The Return Of Ahmad Chalabi?
With the political future of Iraq in the balance, an old name with a tarnished past is reemerging:
BAGHDAD — He took millions of dollars from the C.I.A., founded and was accused of defrauding the second-biggest bank in Jordan and sold the Bush administration a bill of goods on weapons of mass destruction in Iraq.
At first championed by the Bush administration’s neoconservatives as a potential leader of Iraq, Ahmad Chalabi ended up persona non grata, effectively barred from the wartime American Embassy here. Now, in an improbable twist of fate, Mr. Chalabi is being talked about as a serious candidate for prime minister. He has also been back to the embassy.
With Sunni insurgents rampaging across the country and sectarian killings on the rise, everything old seems new again in Iraq — including, apparently, Mr. Chalabi.
On the face of it, Mr. Chalabi as prime minister seems, at best, highly unlikely. His exile-based, C.I.A.-financed Iraqi National Congress never built much of a grass-roots following in Iraq, and he suffered from the Americans’ growing unpopularity as the war dragged on. His role in promoting what many now view as concocted evidence of weapons of mass destruction under Saddam Hussein badly tarnished him.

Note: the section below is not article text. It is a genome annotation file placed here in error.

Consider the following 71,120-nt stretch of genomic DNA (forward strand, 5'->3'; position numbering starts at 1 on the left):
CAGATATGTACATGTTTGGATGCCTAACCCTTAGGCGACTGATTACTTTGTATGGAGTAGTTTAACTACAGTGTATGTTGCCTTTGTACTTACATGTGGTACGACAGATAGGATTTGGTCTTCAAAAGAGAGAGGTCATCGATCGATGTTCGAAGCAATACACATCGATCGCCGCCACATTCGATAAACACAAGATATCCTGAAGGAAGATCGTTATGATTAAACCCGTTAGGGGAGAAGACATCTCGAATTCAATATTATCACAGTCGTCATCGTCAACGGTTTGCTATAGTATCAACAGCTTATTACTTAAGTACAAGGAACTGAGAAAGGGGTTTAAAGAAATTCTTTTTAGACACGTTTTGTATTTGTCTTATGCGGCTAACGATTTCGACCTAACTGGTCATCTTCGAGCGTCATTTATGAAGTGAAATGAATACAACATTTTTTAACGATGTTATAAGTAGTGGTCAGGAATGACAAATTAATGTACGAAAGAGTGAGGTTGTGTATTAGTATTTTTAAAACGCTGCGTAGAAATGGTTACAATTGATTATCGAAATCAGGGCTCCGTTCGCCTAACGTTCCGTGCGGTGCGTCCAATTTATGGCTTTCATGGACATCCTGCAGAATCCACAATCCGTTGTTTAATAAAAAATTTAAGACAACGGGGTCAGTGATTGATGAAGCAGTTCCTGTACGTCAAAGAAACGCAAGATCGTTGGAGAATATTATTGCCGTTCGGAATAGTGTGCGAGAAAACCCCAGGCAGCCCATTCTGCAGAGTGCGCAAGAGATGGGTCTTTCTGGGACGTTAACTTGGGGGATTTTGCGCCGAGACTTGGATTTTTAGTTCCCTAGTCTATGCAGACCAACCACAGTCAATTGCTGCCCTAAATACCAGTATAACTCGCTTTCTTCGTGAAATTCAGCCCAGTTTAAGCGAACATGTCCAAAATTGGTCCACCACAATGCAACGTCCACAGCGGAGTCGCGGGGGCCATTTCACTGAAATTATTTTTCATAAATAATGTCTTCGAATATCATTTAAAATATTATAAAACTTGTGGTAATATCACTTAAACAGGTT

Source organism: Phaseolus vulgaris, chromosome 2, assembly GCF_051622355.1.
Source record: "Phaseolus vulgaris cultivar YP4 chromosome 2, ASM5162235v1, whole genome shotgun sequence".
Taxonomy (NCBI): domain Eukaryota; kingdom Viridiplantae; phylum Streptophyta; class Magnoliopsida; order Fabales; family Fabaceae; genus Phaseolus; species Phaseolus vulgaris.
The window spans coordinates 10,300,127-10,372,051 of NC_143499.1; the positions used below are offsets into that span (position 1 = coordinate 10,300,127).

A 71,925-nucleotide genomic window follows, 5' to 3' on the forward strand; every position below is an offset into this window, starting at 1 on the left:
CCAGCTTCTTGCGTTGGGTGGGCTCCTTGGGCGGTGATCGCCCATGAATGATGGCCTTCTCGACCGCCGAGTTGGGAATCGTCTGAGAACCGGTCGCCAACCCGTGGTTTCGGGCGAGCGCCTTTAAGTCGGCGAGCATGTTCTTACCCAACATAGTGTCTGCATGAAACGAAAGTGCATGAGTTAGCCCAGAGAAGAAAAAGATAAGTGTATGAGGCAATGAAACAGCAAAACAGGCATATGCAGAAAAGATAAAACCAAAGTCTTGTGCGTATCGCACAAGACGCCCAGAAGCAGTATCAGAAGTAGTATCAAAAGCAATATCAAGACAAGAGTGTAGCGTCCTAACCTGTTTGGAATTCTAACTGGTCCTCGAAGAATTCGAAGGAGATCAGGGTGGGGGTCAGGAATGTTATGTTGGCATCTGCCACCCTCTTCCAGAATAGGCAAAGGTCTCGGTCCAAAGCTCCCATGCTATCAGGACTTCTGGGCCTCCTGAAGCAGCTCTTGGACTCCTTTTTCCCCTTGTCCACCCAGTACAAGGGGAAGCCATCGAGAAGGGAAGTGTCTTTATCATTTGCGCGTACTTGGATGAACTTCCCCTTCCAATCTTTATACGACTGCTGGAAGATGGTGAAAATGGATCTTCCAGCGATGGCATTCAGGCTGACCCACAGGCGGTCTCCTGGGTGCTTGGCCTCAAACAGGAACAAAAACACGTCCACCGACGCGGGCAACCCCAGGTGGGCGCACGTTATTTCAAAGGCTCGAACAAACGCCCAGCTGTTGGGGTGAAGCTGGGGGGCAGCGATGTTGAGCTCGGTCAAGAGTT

Only a year after the invasion, American special forces raided his home in the upper class Mansour neighborhood, apparently in a vain attempt to prove him a spy for Iran. Unlike many returning exiles, Mr. Chalabi stayed in Iraq through all the bad years, and not without risk; one suicide bomber narrowly missed him, killing six of his bodyguards.
Spurned by the Americans, he became an ally of Mr. Sadr, the radical Shiite leader, a friend to Iran and a regular visitor to the Shiite ayatollahs in Najaf.
Mr. Chalabi, 69, put skills honed during long years of exile in Washington as a communicator and back-room operator to good use, though, forging alliances with the Sadrists and their Iranian patrons, and also with Ayatollah Ali al-Sistani, the Shiites’ supreme religious leader.
Some argue that Mr. Chalabi is at best a long-shot candidate, but so is every Maliki opponent at this point. Mr. Maliki’s State of Law party gained the biggest number of seats in the April 30 election, and now claims 95, well short of the 165 needed to make a majority in the 328-seat Parliament. But Mr. Maliki has lost support from the powerful Shiite clerics who, like the Americans, have politely but clearly signaled they would prefer he step down.
Replacing Mr. Maliki is one of the few things nearly all other politicians agree on — the other Shiite parties, as well as the Sunnis and Kurds and a host of tiny parties, which together could theoretically control as many as 233 seats in the Parliament.
Given his past, it doesn’t strike me that Chalabi is the best leader for Iraq going forward. However, given that the parties in Parliament are basically trying to find a way to block Maliki, who is refusing to leave, this may be his road back to political redemption. The biggest obstacle would seem to be the fact that Maliki’s party won the most seats in the election and it’s going to be difficult to form a government without him.